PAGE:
The American accessible luxury label Michael Kors agreed on July 25 to purchase premium shoemaker Jimmy Choo for £896 million (approximately $1.17 billion), confirming early market speculation that Kors was a bidder.
Michael Kors and Jimmy Choo are two brands that both have strong market recognition and a sizeable presence in China. The company indicated, in a statement, that after the acquisition (which is set to be complete in the fourth quarter of this year), it would maintain the current management team, which includes CEO Pierre Denis and Creative Director Sandra Choi. But the partnership is likely to have an effect on the business of each of the brands in China.
One effect is that the acquisition is very likely to accelerate the expansion of Jimmy Choo into the Chinese market, according to Luca Solca, the Head of Luxury Goods Sector of Exane BNP Paribas.
In recent years, Jimmy Choo has gradually shifted the focus of its business to China as its growth in the West has met a bottleneck. In the company’s 2016 Annual Report published on its official website, the brand called the Chinese market a “white space,” saying that they “remain underpenetrated relative to many larger luxury peers” in the world’s second-largest economy.
Michael Kors’ sophisticated social media strategy is set to benefit Jimmy Choo. Since Michael Kors’ official entry into the Chinese market in 2011, the brand has worked on many creative social media campaigns with high-profile Chinese celebrities including Victoria’s Secret supermodel Liu Wen and actresses Yang Mi and Gao Yuanyuan. These have been well-received.
The brand is also among the pioneers in online e-commerce in China. In October 2016, Michael Kors launched its online store in the country, almost one year earlier than the recent adopters Gucci and Louis Vuitton. Jimmy Choo, which only offers limited online service (such as a public WeChat account) to Chinese consumers for the moment, will surely benefit from this.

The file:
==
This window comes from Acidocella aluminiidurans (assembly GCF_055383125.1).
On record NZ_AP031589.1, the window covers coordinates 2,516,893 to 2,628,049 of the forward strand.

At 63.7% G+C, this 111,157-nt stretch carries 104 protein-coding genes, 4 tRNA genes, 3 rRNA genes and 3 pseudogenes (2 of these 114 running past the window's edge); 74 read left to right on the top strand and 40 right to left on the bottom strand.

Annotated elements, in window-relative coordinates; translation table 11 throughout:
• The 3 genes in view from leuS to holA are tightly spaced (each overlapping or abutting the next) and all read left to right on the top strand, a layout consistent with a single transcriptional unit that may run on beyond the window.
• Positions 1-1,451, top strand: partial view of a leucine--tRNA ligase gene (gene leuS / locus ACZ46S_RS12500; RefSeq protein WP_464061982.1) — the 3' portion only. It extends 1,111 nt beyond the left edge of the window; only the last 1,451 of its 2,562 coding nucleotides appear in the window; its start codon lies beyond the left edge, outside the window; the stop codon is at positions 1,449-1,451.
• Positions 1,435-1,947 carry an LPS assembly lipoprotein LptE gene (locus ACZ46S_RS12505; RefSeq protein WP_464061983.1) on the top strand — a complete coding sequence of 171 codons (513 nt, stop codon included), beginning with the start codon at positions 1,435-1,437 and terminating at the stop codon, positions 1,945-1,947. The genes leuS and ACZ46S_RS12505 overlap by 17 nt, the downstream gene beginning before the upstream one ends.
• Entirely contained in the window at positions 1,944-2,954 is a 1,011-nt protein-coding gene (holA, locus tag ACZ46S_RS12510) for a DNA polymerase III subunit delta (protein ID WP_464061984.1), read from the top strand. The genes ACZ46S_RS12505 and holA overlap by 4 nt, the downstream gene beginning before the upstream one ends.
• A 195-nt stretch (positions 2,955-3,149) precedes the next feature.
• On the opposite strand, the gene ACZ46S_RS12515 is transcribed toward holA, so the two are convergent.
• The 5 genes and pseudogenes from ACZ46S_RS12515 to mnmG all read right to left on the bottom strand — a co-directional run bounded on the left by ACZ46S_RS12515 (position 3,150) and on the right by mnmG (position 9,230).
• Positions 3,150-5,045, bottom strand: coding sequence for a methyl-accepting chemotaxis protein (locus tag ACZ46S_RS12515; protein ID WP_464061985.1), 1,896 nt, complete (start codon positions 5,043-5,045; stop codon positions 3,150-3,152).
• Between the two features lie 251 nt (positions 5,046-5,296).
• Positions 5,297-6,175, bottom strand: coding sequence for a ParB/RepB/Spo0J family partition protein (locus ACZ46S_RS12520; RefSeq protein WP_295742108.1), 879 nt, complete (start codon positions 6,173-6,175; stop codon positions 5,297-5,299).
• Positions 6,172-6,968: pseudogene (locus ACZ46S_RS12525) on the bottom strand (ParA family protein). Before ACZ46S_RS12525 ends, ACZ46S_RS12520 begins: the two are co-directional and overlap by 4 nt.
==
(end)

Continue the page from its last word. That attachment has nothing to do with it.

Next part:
In response to this “lack of presence,” Jimmy Choo said, in the same report, that it plans to open around 10 new stores per year, globally, but that this store-opening program is weighted towards China.
Michael Kors, on the other hand, has 79 specialty stores in Chinese cities, based on the information available on the brand’s official Chinese website. Under its recent “Runway 2020” restructuring program, which aims to improve the profitability of the firm, Kors has planned to close up to 125 stores in the next two years around the world. However, to catch up with the strong local demand, it will add at least 100 more stores in the Chinese market during the same period.
Solca said he believes the plan is “to finance the expansion with cash flow generated by the Michael Kors business and piggyback on the excess Michael Kors stores.”
But apart from aiding Jimmy Choo with e-commerce and brick-and-mortar stores, Kors may have another effect on the company whose benefits are debatable. Reiterating some concerns that have been voiced on social media, Solca also said he thinks the idea is to make Jimmy Choo “more accessible.” For a brand that rose to fame by being a shoe of choice for Sex and the City’s fashionable protagonist Carrie Bradshaw, its high-end status was always part of its allure. So, it’s unclear what kind of effect heightened accessibility will have on its business.
Jimmy Choo was officially put up for sale in April of this year by its previous owner JAB Holding Group, which owned a 67.6-percent stake in the company. Apart from Michael Kors, media coverage noted interest from a number of potential bidders from different geographies and backgrounds, which included Chinese buyers such as the private equity firm Hony Capital and the sovereign Qatari investment fund, which owns luxury labels such as Anya Hindmarch, Valentino and Balmain.
Among all competitive bidders, Michael Kors snapped up the deal to buy Jimmy Choo with a cash offer. Adding the luxury footwear label to the portfolio could expand the product offerings of Michael Kors amid a time when its core handbag business is faltering, and adjust its current business structure. The company also said that the acquisition would help the brand reduce its American exposure to 66 percent from 70 percent.